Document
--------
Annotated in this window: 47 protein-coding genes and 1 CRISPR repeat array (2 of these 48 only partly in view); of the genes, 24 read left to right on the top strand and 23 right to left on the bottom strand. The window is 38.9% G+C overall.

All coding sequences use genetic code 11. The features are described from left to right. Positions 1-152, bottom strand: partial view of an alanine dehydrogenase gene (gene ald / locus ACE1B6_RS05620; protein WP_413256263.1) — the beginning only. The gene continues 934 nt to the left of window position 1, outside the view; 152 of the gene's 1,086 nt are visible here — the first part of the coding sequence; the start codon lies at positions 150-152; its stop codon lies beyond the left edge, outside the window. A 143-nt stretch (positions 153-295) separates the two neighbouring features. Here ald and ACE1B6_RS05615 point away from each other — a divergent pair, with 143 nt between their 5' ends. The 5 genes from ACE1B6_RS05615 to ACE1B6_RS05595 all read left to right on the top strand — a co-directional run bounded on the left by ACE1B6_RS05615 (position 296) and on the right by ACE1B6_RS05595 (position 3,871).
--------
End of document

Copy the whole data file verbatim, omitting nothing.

Annotated in this window: 47 protein-coding genes and 1 CRISPR repeat array (2 of these 48 only partly in view); of the genes, 24 read left to right on the top strand and 23 right to left on the bottom strand. The window is 38.9% G+C overall.

All coding sequences use genetic code 11. The features are described from left to right. Positions 1-152, bottom strand: partial view of an alanine dehydrogenase gene (gene ald / locus ACE1B6_RS05620; protein WP_413256263.1) — the beginning only. The gene continues 934 nt to the left of window position 1, outside the view; 152 of the gene's 1,086 nt are visible here — the first part of the coding sequence; the start codon lies at positions 150-152; its stop codon lies beyond the left edge, outside the window. A 143-nt stretch (positions 153-295) separates the two neighbouring features. Here ald and ACE1B6_RS05615 point away from each other — a divergent pair, with 143 nt between their 5' ends. The 5 genes from ACE1B6_RS05615 to ACE1B6_RS05595 all read left to right on the top strand — a co-directional run bounded on the left by ACE1B6_RS05615 (position 296) and on the right by ACE1B6_RS05595 (position 3,871).